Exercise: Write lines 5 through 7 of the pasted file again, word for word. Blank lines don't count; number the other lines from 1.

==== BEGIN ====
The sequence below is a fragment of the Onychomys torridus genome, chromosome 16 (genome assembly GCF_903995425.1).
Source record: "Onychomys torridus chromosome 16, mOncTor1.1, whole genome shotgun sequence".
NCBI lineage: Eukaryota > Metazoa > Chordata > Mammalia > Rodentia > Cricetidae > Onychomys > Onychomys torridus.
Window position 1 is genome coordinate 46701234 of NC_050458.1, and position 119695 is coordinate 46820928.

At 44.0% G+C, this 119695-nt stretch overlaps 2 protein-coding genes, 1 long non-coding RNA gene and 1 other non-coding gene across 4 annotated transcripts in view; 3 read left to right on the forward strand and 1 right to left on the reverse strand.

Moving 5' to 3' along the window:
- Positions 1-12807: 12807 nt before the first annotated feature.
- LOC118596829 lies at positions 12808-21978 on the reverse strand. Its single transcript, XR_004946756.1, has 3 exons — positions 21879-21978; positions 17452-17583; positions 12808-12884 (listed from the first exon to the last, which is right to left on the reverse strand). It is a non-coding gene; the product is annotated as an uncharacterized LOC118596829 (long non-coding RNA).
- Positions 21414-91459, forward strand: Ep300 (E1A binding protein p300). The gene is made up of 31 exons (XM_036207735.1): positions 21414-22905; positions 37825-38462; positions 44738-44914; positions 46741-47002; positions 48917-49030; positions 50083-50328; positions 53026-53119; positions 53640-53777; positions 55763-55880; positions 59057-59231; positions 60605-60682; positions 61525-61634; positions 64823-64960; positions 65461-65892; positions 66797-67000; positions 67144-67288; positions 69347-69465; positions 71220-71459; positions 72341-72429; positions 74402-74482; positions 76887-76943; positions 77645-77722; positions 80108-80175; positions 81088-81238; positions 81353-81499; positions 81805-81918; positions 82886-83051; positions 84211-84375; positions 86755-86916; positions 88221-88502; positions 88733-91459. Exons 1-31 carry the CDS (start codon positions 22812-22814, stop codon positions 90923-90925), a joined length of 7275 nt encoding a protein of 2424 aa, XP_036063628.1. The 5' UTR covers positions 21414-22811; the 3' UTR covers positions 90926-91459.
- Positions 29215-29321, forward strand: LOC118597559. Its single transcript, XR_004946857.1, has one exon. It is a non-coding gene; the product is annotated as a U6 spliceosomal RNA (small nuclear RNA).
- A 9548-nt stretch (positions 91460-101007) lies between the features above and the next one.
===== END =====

At 44.0% G+C, this 119695-nt stretch overlaps 2 protein-coding genes, 1 long non-coding RNA gene and 1 other non-coding gene across 4 annotated transcripts in view; 3 read left to right on the forward strand and 1 right to left on the reverse strand.

Moving 5' to 3' along the window:
- Positions 1-12807: 12807 nt before the first annotated feature.